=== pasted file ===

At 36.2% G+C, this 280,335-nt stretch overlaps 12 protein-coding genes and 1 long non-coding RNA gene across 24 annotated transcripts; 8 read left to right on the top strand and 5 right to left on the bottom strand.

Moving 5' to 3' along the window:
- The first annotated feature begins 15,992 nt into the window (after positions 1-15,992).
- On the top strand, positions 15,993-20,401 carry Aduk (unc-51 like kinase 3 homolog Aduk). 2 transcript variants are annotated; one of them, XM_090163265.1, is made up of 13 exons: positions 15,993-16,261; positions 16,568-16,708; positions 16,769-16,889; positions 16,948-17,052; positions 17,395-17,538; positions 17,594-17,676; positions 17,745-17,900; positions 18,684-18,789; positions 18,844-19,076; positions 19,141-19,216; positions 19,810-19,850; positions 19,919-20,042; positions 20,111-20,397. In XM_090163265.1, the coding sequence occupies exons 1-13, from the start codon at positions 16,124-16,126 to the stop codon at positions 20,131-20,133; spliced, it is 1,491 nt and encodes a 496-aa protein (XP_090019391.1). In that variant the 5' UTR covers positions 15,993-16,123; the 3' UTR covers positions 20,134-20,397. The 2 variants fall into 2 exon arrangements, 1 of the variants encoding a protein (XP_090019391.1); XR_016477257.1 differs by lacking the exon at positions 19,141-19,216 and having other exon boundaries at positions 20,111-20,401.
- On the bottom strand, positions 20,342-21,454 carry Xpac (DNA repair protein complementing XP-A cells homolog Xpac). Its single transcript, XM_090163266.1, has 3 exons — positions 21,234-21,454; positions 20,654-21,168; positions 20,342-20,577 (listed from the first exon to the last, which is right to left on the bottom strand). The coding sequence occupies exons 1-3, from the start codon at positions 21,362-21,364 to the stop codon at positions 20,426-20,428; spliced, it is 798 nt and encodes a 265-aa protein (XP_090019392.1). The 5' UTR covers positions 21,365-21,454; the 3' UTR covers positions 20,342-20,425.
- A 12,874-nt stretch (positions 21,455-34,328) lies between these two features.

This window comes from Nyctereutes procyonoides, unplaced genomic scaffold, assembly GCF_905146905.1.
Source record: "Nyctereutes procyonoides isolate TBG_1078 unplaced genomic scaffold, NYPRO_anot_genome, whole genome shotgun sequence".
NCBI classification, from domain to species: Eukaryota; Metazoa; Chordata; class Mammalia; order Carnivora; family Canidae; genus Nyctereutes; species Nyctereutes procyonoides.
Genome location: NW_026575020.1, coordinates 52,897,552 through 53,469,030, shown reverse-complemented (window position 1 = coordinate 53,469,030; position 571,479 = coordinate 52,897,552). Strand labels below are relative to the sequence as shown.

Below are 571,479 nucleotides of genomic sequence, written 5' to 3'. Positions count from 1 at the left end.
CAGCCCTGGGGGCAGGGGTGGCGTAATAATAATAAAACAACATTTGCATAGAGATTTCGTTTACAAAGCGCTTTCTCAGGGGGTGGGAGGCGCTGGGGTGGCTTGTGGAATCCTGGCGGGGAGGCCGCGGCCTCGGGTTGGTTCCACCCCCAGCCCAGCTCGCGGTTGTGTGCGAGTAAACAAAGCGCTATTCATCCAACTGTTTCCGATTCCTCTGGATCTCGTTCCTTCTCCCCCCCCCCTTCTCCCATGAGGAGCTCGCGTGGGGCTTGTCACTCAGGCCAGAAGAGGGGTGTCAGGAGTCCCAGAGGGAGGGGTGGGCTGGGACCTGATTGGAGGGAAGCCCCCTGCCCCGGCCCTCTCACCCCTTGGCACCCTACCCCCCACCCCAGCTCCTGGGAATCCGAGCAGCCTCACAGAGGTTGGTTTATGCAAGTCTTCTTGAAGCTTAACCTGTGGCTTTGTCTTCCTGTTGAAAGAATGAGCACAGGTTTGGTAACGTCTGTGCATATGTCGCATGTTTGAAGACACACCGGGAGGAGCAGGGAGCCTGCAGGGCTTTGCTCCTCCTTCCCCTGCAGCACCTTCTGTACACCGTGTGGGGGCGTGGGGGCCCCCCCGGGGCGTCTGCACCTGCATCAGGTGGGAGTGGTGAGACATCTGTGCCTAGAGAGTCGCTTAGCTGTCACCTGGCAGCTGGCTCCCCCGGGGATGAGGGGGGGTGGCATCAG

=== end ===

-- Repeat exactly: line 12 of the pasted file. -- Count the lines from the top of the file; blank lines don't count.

CAGCCCTGGGGGCAGGGGTGGCGTAATAATAATAAAACAACATTTGCATAGAGATTTCGTTTACAAAGCGCTTTCTCAGGGGGTGGGAGGCGCTGGGGTGGCTTGTGGAATCCTGGCGGGGAGGCCGCGGCCTCGGGTTGGTTCCACCCCCAGCCCAGCTCGCGGTTGTGTGCGAGTAAACAAAGCGCTATTCATCCAACTGTTTCCGATTCCTCTGGATCTCGTTCCTTCTCCCCCCCCCCTTCTCCCATGAGGAGCTCGCGTGGGGCTTGTCACTCAGGCCAGAAGAGGGGTGTCAGGAGTCCCAGAGGGAGGGGTGGGCTGGGACCTGATTGGAGGGAAGCCCCCTGCCCCGGCCCTCTCACCCCTTGGCACCCTACCCCCCACCCCAGCTCCTGGGAATCCGAGCAGCCTCACAGAGGTTGGTTTATGCAAGTCTTCTTGAAGCTTAACCTGTGGCTTTGTCTTCCTGTTGAAAGAATGAGCACAGGTTTGGTAACGTCTGTGCATATGTCGCATGTTTGAAGACACACCGGGAGGAGCAGGGAGCCTGCAGGGCTTTGCTCCTCCTTCCCCTGCAGCACCTTCTGTACACCGTGTGGGGGCGTGGGGGCCCCCCCGGGGCGTCTGCACCTGCATCAGGTGGGAGTGGTGAGACATCTGTGCCTAGAGAGTCGCTTAGCTGTCACCTGGCAGCTGGCTCCCCCGGGGATGAGGGGGGGTGGCATCAG